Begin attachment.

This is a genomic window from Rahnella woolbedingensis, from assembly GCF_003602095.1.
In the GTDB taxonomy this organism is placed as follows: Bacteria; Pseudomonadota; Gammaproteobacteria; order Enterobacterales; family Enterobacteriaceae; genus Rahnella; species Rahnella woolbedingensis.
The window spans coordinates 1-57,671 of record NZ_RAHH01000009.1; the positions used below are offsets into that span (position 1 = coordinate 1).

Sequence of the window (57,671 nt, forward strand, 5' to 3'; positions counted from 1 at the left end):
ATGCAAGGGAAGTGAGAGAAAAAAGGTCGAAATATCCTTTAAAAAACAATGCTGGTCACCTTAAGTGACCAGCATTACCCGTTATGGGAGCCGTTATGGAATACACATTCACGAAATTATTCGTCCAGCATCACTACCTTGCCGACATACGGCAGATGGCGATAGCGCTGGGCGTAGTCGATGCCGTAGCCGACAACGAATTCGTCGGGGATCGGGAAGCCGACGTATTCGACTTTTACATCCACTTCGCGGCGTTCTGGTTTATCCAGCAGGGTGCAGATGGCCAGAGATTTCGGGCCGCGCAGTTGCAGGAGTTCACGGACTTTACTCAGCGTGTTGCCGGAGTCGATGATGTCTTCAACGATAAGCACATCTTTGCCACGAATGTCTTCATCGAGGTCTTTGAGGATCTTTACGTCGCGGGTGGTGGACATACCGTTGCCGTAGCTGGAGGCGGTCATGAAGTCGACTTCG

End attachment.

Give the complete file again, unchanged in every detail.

This is a genomic window from Rahnella woolbedingensis, from assembly GCF_003602095.1.
In the GTDB taxonomy this organism is placed as follows: Bacteria; Pseudomonadota; Gammaproteobacteria; order Enterobacterales; family Enterobacteriaceae; genus Rahnella; species Rahnella woolbedingensis.
The window spans coordinates 1-57,671 of record NZ_RAHH01000009.1; the positions used below are offsets into that span (position 1 = coordinate 1).

Sequence of the window (57,671 nt, forward strand, 5' to 3'; positions counted from 1 at the left end):
ATGCAAGGGAAGTGAGAGAAAAAAGGTCGAAATATCCTTTAAAAAACAATGCTGGTCACCTTAAGTGACCAGCATTACCCGTTATGGGAGCCGTTATGGAATACACATTCACGAAATTATTCGTCCAGCATCACTACCTTGCCGACATACGGCAGATGGCGATAGCGCTGGGCGTAGTCGATGCCGTAGCCGACAACGAATTCGTCGGGGATCGGGAAGCCGACGTATTCGACTTTTACATCCACTTCGCGGCGTTCTGGTTTATCCAGCAGGGTGCAGATGGCCAGAGATTTCGGGCCGCGCAGTTGCAGGAGTTCACGGACTTTACTCAGCGTGTTGCCGGAGTCGATGATGTCTTCAACGATAAGCACATCTTTGCCACGAATGTCTTCATCGAGGTCTTTGAGGATCTTTACGTCGCGGGTGGTGGACATACCGTTGCCGTAGCTGGAGGCGGTCATGAAGTCGACTTCG